Ali Naqib in Japan. (submitted photo)

EDUCATION

Annual party at Science World helps fund Surrey student field trips there

Video by Newton-area student Ali Naqib shows him and classmates at 30-year-old Vancouver landmark

Surrey preteen Ali Naqib was so excited about his field trip to TELUS World of Science, he vlogged about it on a Youtube account otherwise dedicated to his travels, some pranks and soccer games.

The tech-savvy Grade 6-er, a student at W.E. Kinvig Elementary in Newton, has twice joined classmates at the ball-shaped Vancouver landmark, widely known as Science World.

His most recent time there, last fall, the best part for Ali was learning to use a thermal camera that showed all the hot and cold points of the human body.

“We learned about how the body works,” raved Ali, 11. “We went with our whole class, about 20 kids, and a couple other school classes too. I’d love to go back, definitely.”

An 11-minute video he posted in November shows him and his classmates roaming around Science World, and ends with Ali’s thoughts about the adventure while on the bus trip back home.

As part of a bursary program launched by operators of Science World, more students at “under-served” schools in Surrey and other areas of Metro Vancouver are now able to visit the facility on class field trips.

This year, to offset the typical trip cost of around $1,000, Ali was among close to 2,000 students from 27 Surrey-area schools to benefit from the program, launched in 2017.

Since then, more than 18,000 students in this region have visited Science World as part of its Class Field Trip Bursary initiative.

Jonathan Moore, Ali’s teacher at W.E. Kinvig, said the program has greatly benefited the school.

“For a lot of students, they just couldn’t get down there otherwise, so it’s a special trip,” Moore said. “The program helps so much, it’s fantastic, wonderful. It’s super helpful to get us out there, to get grants to be able to get there. Kids are so excited to go to a place like that. It’s just a very positive experience.”

Most of the money for the program is raised through Science World’s largest fundraising event, Science of Cocktails, an annual party that has collected close to $946,000 over the past four years.

The event in 2020 is set for the night of Thursday, Feb. 6, with tickets (priced at $125, or $225 for VIP) available starting this fall. The soirée features an open bar with more than 25 stations “serving unique cocktails crafted by Vancouver’s best bartenders,” as well as “access to a variety of special cocktail science activities, hands-on demos and Science World programming.”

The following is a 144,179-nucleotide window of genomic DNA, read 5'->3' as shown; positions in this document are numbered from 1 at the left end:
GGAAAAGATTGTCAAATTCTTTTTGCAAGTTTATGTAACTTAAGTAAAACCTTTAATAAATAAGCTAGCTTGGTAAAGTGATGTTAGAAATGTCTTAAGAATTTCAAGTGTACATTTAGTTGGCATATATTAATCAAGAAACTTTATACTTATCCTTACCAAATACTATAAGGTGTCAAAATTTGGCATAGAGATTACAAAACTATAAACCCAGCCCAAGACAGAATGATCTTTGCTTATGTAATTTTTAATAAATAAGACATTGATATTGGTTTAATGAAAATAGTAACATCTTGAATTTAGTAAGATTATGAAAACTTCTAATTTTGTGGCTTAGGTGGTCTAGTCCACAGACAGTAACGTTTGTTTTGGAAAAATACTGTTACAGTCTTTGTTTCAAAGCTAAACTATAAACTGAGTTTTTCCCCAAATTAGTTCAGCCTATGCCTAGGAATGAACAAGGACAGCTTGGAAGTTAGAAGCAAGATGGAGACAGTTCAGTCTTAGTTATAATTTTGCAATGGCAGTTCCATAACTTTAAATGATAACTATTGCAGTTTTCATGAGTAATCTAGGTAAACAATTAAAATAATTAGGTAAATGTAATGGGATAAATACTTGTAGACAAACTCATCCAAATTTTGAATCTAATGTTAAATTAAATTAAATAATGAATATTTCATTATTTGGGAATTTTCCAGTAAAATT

Kate Henderson, manager of school engagement with Science World, said the fundraising event and bursary program resulted from research that found school field trips to the facility are valuable for students, but transportation costs are sometimes prohibitive.

Bus travel can account for more than half of a field trip’s total cost, Henderson said.

“It’s one thing for parent drivers to take students on a field trip, but we know that a bus trip can be part of the whole field-trip experience as well,” she noted.

“We know that Surrey school district has a huge number of schools, and the distance to Science World is relatively far,” Henderson added. “Every year we bring in more students from Surrey than any other district.”

For the next school year, bursary applications are welcomed starting in August, she said.

“Questions are filled out to help determine if a school qualifies, and the district has also given us a list of the most under-served schools,” Henderson said of the program, which grants admission and bus transportation.

• RELATED STORY: VIDEO: Science World staff attempt 30 experiments in 5 minutes to mark anniversary.

This year Science World is celebrating its 30th anniversary with a “30 Years of Wonder” campaign, online at 30yearsofwonder.com.

The attraction on False Creek has welcomed more than 18 million visitors since it opened in 1989, three years following its use as Expo Centre during the Expo 86 fair.

Notable exhibitions over the years include Grossology: The (Impolite) Science of the Human Body, Muppets, Monsters and Magic, The Science Behind Pixar and BODY WORLDS 3: The Anatomical Exhibition of Real Human Bodies.

“The not-for-profit has delivered impactful science programming to people all over the province through Scientists and Innovators in the Schools, Community Science Celebrations, On The Road, Future Science Leaders, BC Green Games and more,” says a press release.

The organization recently launched a new “Thriving Futures” strategy to reach its vision that within a generation, “Canada will be a country of thriving, sustainable communities rooted in science, innovation and a deep connection to nature,” according to the release.

“To accomplish this, they set out to scale education in STEAM—Science, Technology, Engineering, Art and Design, and Math, that is built on three strategic pillars: creating a community hub for idea incubation and sharing, drastically scaling STEAM learning through a recently launched program called Symbiosis and continuing to deliver high-quality experiential learning.”

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